Each fiscal year, the Secretary of Labor must calculate a new National Average Weekly Wage for Longshore and Defense Base Act claims. See 33 U.S.C. 906(b)(3). The Secretary made those calculations for fiscal year 2022.
The Fiscal Year 2022 Numbers:
For the period between October 1, 2021, and September 30, 2022, the following values apply:
National Average Weekly Wage: $863.49
Maximum Compensation Rate: $1,726.98
Minimum Compensation Rate: $431.75
Percent Increase: 5.77% (but there’s a catch)
What does all this mean? First, I want to address the percent increase. This entire percent increase does not apply to death or permanent total disability benefits. Although cost of living adjustments apply annually to those classification of benefits, no percent increase may exceed 5%. Section 10(f) of the Longshore Act, which also applies to the Defense Base Act, states:
(f) Effective October 1 of each year, the compensation or death benefits payable for permanent total disability or death arising out of injuries subject to this chapter shall be increased by the lesser of–
(1) a percentage equal to the percentage (if any) by which the applicable national weekly wage for the period beginning on such October 1, as determined under section 906(b) of this title, exceeds the applicable national average weekly wage, as so determined, for the period beginning with the preceding October 1; or
(d) 5 per centum.
See 33 U.S.C. 910(f) (emphasis added).
All of this is just to say that a PTD claimant or a death benefits claimant will not get the full 5.77% increase to their benefits. Instead, they will get a 5% increase because of Section 10(f).
Maximum Compensation Rate for Fiscal Year 2022 Disabilities:
Second, the new maximum compensation rate for fiscal year 2022 applies when disability begins on or after October 1, 2021. An injured worker’s average weekly wage is determined on the date of injury. The injured worker’s compensation rate is determined on the date of disability. Often, but not always, those dates are one and the same. When they are not, then workers’ with high average weekly wages who are injured before October 1, 2021, but not disabled until October 1, 2021 or later, could claim the maximum compensation rate for fiscal year 2022 ($1,726.98) instead of the lower maximum compensation rate for fiscal year 2021 ($1,632.70). See Roberts v. Sea-Land Servs., Inc., 132 S.Ct. 1350, 1359 n.7 (2012).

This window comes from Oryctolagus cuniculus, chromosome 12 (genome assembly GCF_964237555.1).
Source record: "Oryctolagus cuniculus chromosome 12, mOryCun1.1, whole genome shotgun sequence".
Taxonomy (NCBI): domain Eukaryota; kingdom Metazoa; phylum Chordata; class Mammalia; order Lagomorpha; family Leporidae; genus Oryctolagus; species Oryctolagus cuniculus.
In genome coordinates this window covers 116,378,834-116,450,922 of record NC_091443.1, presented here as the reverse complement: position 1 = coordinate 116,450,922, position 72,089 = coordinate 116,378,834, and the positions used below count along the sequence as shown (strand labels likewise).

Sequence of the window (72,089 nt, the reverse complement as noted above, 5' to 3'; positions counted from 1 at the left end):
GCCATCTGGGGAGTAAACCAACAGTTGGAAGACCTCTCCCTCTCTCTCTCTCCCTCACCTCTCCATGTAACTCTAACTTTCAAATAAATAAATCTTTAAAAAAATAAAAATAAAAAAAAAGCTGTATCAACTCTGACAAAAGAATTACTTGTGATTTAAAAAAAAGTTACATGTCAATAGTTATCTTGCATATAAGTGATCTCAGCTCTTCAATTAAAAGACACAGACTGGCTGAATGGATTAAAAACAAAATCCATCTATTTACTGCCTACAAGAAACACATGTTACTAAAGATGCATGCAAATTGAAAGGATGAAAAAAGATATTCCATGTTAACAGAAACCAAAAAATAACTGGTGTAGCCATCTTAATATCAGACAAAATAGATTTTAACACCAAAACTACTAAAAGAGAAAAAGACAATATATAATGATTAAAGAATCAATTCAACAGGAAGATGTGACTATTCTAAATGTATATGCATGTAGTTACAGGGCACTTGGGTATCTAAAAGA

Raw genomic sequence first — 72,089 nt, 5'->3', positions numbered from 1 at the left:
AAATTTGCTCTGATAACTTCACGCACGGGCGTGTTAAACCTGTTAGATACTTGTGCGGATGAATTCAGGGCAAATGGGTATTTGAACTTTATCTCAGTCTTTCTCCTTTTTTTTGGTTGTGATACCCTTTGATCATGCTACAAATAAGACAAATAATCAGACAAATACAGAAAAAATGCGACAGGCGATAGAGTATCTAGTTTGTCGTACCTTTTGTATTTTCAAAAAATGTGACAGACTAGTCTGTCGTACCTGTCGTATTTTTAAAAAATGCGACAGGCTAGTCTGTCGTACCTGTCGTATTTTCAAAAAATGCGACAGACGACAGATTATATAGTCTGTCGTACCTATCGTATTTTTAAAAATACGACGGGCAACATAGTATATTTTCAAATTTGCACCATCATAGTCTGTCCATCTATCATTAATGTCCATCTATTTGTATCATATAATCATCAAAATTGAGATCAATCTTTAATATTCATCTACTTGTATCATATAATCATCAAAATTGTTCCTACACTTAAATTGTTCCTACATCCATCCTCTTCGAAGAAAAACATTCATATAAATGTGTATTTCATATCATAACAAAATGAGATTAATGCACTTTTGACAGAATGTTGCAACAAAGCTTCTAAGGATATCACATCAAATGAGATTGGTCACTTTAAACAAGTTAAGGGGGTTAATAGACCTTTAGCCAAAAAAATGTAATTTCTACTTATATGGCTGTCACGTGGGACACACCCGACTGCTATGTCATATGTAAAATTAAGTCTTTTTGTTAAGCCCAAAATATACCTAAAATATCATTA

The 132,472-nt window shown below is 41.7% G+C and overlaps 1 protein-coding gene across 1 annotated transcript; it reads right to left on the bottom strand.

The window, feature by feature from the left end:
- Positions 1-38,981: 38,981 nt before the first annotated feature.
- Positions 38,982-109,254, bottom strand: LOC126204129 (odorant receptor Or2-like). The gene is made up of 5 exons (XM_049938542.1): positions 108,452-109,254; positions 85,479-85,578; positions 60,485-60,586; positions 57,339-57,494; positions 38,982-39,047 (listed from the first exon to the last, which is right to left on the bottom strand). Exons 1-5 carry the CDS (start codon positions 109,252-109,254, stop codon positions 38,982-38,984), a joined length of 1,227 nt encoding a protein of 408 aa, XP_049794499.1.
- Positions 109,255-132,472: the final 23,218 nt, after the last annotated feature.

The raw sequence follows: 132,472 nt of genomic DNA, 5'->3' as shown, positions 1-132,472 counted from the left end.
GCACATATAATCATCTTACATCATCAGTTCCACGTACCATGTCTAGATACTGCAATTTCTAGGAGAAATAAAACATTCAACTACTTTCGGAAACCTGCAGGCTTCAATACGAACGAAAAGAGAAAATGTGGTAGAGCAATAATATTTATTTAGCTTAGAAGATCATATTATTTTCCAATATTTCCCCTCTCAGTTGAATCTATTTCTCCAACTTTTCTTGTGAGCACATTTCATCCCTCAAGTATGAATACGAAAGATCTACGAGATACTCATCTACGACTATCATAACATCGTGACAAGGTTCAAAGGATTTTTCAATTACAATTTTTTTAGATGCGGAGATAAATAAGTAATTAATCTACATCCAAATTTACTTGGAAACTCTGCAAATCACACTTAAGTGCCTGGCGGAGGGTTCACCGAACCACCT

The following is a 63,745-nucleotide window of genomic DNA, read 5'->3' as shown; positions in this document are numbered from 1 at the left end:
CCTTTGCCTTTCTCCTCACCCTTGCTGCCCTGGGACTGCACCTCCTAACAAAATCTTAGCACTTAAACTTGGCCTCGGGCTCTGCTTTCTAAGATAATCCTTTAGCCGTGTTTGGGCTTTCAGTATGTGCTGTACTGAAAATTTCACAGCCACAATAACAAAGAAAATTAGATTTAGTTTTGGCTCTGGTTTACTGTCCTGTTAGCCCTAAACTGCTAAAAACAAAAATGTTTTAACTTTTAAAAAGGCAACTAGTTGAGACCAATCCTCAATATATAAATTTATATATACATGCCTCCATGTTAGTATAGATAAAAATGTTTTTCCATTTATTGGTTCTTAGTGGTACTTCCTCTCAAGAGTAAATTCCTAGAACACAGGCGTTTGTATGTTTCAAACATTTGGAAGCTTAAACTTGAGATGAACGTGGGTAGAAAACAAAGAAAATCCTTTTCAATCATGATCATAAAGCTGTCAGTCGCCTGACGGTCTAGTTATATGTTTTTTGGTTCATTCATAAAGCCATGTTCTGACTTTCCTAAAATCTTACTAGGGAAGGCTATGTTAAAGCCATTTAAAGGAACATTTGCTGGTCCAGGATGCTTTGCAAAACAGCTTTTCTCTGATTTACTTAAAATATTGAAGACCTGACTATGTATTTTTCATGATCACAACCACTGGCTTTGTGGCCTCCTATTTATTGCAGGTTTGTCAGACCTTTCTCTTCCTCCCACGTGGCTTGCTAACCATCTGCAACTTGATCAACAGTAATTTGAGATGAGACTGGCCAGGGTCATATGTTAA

Foreign Nationals With DBA Claims Do Not Get the Benefit of the Minimum Compensation Rate:
Third, the minimum compensation rate does not apply to foreign nationals claiming Defense Base Act benefits. See 42 U.S.C. 1652(a). Section 2(a) of the DBA states:
The minimum limit on weekly compensation for disability, established by Section 906(b) of title 33, and the minimum limit on the average weekly wages on which death benefits are to be computed, established by section 908(e) of title 33, shall not apply in computing compensation and death benefits under this chapter.
The Full 5.77% Increase Should Affect Commutation Value:
Finally, to my knowledge, the percent increase affects commutation value. Commutation applies to foreign national claims for permanent total disability, death benefits, and unscheduled permanent partial disability benefits paid pursuant to 33 U.S.C. 908(c)(21). Benefits are reduced by half. See 33 U.S.C. 909(g); 42 U.S.C. 1652(b). The commutation calculator used by the Division of Federal Employees’ and Longshore and Harbor Workers’ Compensation reduces benefits after certain variables are taken into account. Those variables include (1) life expectancy, (2) the interest rate for a one year constant maturity on the date commutation is calculated, and (3) the National Average Weekly Wage percent increase for the fiscal year in which commutation is calculated. I might be wrong, but this should increase the commutation value for all unscheduled foreign national DBA claims.